Home > InDesign Scripts > Saving Script Data using JSON [Part 2]

Saving Script Data using JSON [Part 2]

When building complex scripts with lot of options that user can choose, it’s always great to allow user to also save selected settings and reuse them on next launch. We already discussed about this topic in earlier post [Saving script data within document] but I recently found better way for serializing and storing data.

In first post, I used simple “*” to separate multiple values, and at load time used split(*) to separate values back to Array. That’s not bad, and it’s working fine, but there is another much more elegant solution!

What is JSON? JSON (JavaScript Object Notation) is a lightweight data-interchange format in other words it’s Associative array. It is, among other things, a faster, simpler, easier-to-use alternative to XML. More info about JSON can be found here: Introducing JSON. That’s great, but how to use it in InDesign?! How to save/load values?

I created short sample to demonstrate usage and shortly explain how it works. Of course, you can extend it as you wish! So, let’s get started! :D

First, let’s take a look at simple JSON (Associative array) object:

var myJSON = { myText: "My First Text", myValue: 1 };

// displaying values
alert(myJSON.myText); // My First Text
alert(myJSON.myValue); // 1

So, the main idea is to populate simply populate JSON object with dialog values and save them into app or document label. But, label is String value, and JSON is object, so before saving we need to convert JSON to string. Easiest way to do that is to use toSource() which will generate String from JSON object.

alert(myJSON.toSource()); // ({myText:"My First Text", myValue:1})

Another great thing is that we don’t have to think about escaping reserved characters, they are automatically escaped during conversion to string!

So, let’s build really simple example! First we need simple dialog. As you see on image, it will contain three text boxes, two check boxes and one dropdown:

// loading saved settings
var loadSettings = eval(app.activeDocument.extractLabel("mySettings"));

// function which assigns values to elements
var myValues = function(setObj, defValue){
    if(loadSettings != undefined){
            return loadSettings[setObj];
        return defValue;

// array for dropdown element
var myArray = ["Level 1", "Level 2", "Level 3", "Level 4", "Level 5"];

// dialog
var myWin = new Window('dialog', "Save Settings / by IndiSnip");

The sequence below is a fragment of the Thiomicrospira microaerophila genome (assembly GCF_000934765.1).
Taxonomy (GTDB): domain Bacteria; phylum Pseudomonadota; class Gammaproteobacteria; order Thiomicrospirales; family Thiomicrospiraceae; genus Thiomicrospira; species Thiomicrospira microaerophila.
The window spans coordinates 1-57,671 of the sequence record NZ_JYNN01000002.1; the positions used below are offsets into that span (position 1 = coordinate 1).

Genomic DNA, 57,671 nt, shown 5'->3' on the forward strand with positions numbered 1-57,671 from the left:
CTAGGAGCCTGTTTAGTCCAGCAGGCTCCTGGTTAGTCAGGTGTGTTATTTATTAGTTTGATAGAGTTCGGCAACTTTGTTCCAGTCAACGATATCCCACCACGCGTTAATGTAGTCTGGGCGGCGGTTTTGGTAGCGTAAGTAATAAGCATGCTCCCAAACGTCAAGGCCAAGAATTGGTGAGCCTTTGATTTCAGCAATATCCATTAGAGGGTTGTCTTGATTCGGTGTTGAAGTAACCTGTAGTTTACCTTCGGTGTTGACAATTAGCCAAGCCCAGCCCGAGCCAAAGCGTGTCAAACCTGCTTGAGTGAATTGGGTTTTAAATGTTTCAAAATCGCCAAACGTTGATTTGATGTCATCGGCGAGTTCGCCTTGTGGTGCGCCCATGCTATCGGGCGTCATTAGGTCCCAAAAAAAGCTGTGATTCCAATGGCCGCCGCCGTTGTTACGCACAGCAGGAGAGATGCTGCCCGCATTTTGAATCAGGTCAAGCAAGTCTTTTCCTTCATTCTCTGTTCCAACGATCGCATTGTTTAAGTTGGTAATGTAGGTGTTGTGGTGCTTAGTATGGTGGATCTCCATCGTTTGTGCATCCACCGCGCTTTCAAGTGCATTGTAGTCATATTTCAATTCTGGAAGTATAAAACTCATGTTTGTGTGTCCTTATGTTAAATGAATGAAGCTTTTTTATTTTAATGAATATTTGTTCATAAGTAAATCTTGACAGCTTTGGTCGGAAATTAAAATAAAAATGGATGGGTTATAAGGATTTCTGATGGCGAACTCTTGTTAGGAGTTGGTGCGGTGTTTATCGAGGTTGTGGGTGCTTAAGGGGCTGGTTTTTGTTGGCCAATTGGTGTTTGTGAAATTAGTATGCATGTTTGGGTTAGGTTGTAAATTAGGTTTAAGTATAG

// elements
var myT1 = myWin.add('edittext', undefined, myValues("myT1", "Name"));
    myT1.characters = 20;
var myT2 = myWin.add('edittext', undefined, myValues("myT2", "Company"));
    myT2.characters = 20;
var myT3 = myWin.add('edittext', undefined, myValues("myT3", "E-mail"));
    myT3.characters = 20;
var myC1 = myWin.add('checkbox', undefined, "Newsletter");
    myC1.value = myValues("myC1", true);
var myC2 = myWin.add('checkbox', undefined, "Support");
    myC2.value = myValues("myC2", false);
var myD1 = myWin.add('dropdownlist', undefined, myArray);
    myD1.selection = myValues("myD1", 0);
var myOK = myWin.add('button', undefined, "OK");

// this is more like bonus element
// which enables you to reset values to default
var myReset = myWin.add('button', undefined, "Reset");
    myReset.onClick = function(){myWin.close(3);};
    loadSettings != undefined ? myReset.enabled = true : myReset.enabled = false;

// center dialog [optional]

// show dialog
var myRes = myWin.show();

// switch dialog close value
if(myRes == 1){ // OK is clicked
    var mySettings = {}; // new JSON
    // adds values from dialog to JSON
    mySettings['myT1'] = myT1.text;
    mySettings['myT2'] = myT2.text;
    mySettings['myT3'] = myT3.text;
    mySettings['myC1'] = myC1.value;
    mySettings['myC2'] = myC2.value;
    mySettings['myD1'] = myD1.selection.index;
    // saves JSON which is converted to string to activeDocument label
    app.activeDocument.insertLabel("mySettings", mySettings.toSource());
}else if(myRes == 3){ // Reset is clicked
    // clears activeDocument label
    app.activeDocument.insertLabel("mySettings", "");

OK, let’s explain this a little bit :) Key part is in myValues(setObj, defValue) function which loads saved data if any, or assigns default data if no data stored. Keep in mind that setObj has to be the same when saving data (line 52), if not, data will not match! String which is loaded from label has to be converted to JSON object using eval() to make it accessible!

Here you can see how JSON from example above looks like when filled with data and converted to String:

And here is dialog which is loaded with already saved data:

Maybe you can make this more efficient if you build your own ScriptUI widgets. You can implement this technique directly into widgets and add more control over content/values of your dialog elements.

That’s it!

Happy coding! :D

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  1. carlo
    March 14, 2011 at 23:10 | #1

    very interesting!
    just a typo:

    60 }else if(myRes == 3 // Reset is clicked
    61 // clears activeDocument label
    62 app.activeDocument.insertLabel(“mySettings”, “”);
    63 }

    should be:

    60 }else if(myRes == 3){ // Reset is clicked
    61 // clears activeDocument label
    62 app.activeDocument.insertLabel(“mySettings”, “”);
    63 }

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